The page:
7. Intermittent Fasting Promotes Fat Loss With Lean Mass Retention, Increased Hypothalamic Norepinephrine Content, and Increased Neuropeptide Y Gene Expression in Diet-Induced Obese Male Mice.

    PubMed

    Gotthardt, Juliet D; Verpeut, Jessica L; Yeomans, Bryn L; Yang, Jennifer A; Yasrebi, Ali; Roepke, Troy A; Bello, Nicholas T

    2016-02-01

    Clinical studies indicate alternate-day, intermittent fasting (IMF) protocols result in meaningful weight loss in obese individuals. To further understand the mechanisms sustaining weight loss by IMF, we investigated the metabolic and neural alterations of IMF in obese mice. Male C57/BL6 mice were fed a high-fat diet (HFD; 45% fat) ad libitum for 8 weeks to promote an obese phenotype. Mice were divided into four groups and either maintained on ad libitum HFD, received alternate-day access to HFD (IMF-HFD), and switched to ad libitum low-fat diet (LFD; 10% fat) or received IMF of LFD (IMF-LFD). After 4 weeks, IMF-HFD (∼13%) and IMF-LFD (∼18%) had significantly lower body weights than the HFD. Body fat was also lower (∼40%-52%) in all diet interventions. Lean mass was increased in the IMF-LFD (∼12%-13%) compared with the HFD and IMF-HFD groups. Oral glucose tolerance area under the curve was lower in the IMF-HFD (∼50%), whereas the insulin tolerance area under the curve was reduced in all diet interventions (∼22%-42%). HPLC measurements of hypothalamic tissue homogenates indicated higher (∼55%-60%) norepinephrine (NE) content in the anterior regions of the medial hypothalamus of IMF compared with the ad libitum-fed groups, whereas NE content was higher (∼19%-32%) in posterior regions in the IMF-LFD group only. Relative gene expression of Npy in the arcuate nucleus was increased (∼65%-75%) in IMF groups. Our novel findings indicate that intermittent fasting produces alterations in hypothalamic NE and neuropeptide Y, suggesting the counterregulatory processes of short-term weight loss are associated with an IMF dietary strategy. PMID:26653760

  8. Associations of polymorphisms in bovine DGAT1, FABP4, FASN, and PPARGC1A genes with intramuscular fat content and the fatty acid composition of muscle and subcutaneous fat in Fleckvieh bulls.

    PubMed

    Bartoň, L; Bureš, D; Kott, T; Řehák, D

    2016-04-01

    Allelic and genotypic distribution of polymorphisms in diacylglycerol acyltransferase 1 (DGAT1), fatty acid binding protein 4 (FABP4), fatty acid synthase (FASN), and peroxisome proliferator-activated receptor-γ coactivator-1α (PPARGC1A) genes were assessed in 679 Fleckvieh bulls. Single-locus genotype effects and the combined effect of the two polymorphisms within the FASN gene were evaluated for association with the intramuscular fat content and fatty acid profile determined in muscle and subcutaneous fat. The FASN (g.16024G>A) and FASN (g.17924A>G) polymorphisms were significantly associated mainly with C14:0, C16:0, and C18:1 n-9 concentrations as well as with the atherogenic index. The proportion of explained phenotypic variation markedly increased when the effect of a combination of the two polymorphisms within the FASN gene was tested, with the highest values of 8.6% and 14.8%, respectively, observed for C14:0 in muscle and subcutaneous fat. With a focus on improving the fatty acid composition of beef, the results of this study provide valuable information about the markers applicable in marker-assisted selection. PMID:26720887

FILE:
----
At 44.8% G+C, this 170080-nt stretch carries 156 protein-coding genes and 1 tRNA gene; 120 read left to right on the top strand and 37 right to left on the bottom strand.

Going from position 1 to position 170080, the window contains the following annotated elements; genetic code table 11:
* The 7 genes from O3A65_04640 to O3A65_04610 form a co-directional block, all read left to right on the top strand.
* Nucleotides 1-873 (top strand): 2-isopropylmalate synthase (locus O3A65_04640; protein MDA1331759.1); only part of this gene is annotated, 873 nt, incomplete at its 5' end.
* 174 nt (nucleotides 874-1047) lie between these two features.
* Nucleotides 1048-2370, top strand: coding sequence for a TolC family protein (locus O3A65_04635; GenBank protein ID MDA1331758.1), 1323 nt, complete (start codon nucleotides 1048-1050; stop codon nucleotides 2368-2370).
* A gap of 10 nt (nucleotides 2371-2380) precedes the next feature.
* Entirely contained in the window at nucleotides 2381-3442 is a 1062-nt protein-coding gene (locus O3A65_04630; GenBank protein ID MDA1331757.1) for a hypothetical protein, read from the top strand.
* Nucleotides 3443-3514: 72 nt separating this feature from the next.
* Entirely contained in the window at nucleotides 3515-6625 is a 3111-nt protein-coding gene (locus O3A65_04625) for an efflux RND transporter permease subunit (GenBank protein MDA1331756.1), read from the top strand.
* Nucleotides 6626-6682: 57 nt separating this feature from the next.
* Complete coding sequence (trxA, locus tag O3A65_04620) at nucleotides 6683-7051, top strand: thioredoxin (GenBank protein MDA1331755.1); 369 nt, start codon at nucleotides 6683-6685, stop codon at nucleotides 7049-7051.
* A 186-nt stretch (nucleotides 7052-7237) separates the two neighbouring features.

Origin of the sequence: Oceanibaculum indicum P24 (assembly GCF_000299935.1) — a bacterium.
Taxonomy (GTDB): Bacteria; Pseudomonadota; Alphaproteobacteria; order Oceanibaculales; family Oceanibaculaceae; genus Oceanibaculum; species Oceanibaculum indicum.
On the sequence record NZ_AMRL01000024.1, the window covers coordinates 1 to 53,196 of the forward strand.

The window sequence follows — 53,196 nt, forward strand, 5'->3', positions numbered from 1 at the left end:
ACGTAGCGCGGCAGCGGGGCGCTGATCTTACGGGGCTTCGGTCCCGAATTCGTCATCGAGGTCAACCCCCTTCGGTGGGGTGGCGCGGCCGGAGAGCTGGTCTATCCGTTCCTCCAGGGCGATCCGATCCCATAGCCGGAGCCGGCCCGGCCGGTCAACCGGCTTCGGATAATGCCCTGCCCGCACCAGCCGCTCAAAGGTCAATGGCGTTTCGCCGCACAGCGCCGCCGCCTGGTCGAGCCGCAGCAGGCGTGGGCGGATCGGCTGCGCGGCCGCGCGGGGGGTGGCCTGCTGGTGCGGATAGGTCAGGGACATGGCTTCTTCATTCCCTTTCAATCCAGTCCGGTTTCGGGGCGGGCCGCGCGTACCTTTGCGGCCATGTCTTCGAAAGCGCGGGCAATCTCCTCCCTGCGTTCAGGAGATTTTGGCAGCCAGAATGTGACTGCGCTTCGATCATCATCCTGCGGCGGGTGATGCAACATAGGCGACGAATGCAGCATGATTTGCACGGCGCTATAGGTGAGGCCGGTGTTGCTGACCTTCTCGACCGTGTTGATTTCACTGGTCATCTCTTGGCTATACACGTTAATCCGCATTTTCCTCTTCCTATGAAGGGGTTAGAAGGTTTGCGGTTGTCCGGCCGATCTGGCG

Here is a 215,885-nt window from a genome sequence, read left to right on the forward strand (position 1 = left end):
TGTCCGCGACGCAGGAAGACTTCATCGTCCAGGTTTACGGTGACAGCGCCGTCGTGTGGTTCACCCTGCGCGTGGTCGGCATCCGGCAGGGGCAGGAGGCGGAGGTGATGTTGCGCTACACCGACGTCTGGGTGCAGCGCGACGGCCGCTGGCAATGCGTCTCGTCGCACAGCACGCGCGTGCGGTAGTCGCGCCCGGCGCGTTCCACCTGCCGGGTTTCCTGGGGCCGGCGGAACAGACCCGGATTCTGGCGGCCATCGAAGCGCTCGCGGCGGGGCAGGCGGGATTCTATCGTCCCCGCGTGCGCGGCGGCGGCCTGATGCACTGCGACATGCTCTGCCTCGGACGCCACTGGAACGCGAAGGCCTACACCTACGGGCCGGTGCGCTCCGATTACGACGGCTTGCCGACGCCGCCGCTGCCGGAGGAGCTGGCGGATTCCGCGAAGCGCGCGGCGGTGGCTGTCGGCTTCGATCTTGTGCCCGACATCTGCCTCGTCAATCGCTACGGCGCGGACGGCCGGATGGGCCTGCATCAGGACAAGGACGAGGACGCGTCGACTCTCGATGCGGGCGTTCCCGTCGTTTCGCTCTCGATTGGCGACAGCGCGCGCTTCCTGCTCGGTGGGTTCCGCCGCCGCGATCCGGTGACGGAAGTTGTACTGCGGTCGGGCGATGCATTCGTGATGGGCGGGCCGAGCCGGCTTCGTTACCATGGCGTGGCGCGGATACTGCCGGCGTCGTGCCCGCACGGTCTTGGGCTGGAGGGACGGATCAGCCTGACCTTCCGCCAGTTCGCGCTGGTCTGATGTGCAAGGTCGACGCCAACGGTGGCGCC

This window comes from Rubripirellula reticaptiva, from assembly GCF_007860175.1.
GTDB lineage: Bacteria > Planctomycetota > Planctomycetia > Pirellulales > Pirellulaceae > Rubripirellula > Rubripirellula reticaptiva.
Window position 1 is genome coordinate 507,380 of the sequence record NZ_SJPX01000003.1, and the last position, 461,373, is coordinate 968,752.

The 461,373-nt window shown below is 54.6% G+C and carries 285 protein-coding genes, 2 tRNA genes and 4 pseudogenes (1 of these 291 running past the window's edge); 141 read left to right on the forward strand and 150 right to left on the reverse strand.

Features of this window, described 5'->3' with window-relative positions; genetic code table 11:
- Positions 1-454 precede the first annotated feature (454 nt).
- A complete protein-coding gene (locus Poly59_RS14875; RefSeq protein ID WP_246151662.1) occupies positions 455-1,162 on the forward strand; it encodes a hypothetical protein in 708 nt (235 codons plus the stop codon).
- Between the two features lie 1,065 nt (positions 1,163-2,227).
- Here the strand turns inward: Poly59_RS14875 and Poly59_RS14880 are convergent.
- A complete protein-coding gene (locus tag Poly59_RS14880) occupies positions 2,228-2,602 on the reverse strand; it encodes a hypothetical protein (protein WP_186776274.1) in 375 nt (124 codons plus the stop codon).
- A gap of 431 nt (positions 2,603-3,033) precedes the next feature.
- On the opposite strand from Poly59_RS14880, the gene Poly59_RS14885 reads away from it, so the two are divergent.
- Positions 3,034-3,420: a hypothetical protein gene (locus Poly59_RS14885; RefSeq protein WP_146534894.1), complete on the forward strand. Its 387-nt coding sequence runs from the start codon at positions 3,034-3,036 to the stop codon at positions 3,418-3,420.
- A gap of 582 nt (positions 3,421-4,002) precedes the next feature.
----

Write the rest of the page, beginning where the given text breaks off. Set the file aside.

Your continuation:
9. Effect of reducing and replacing pork fat on the physicochemical, instrumental and sensory characteristics throughout storage time of small caliber non-acid fermented sausages with reduced sodium content.

    PubMed

    Mora-Gallego, Héctor; Serra, Xavier; Guàrdia, Maria Dolors; Arnau, Jacint

    2014-05-01

    The effect of pork fat reduction (from 44% to 20% final fat content) and its partial substitution by sunflower oil (3% addition) on the physicochemical, instrumental and sensory properties throughout storage time of small caliber non-acid fermented sausages (fuet type) with reduced sodium content (with partial substitution of NaCl by KCl and K-lactate) and without direct addition of nitrate and nitrite (natural nitrate source used instead) was studied. Results showed that sausages with reduced fat (10% initial fat content) and with acceptable sensory characteristics can be obtained by adding to the shoulder lean (8% fat content) during the grinding, either 3.3% backfat (3% fat content) or 3% sunflower oil, both previously finely comminuted with lean. Furthermore, sunflower oil showed to be suitable for partial pork backfat substitution in very lean fermented sausages, conferring desirable sensory properties similar to those of sausages with standard fat content. The sensory quality of the sausages was maintained after three-month cold storage in modified atmosphere. PMID:24530990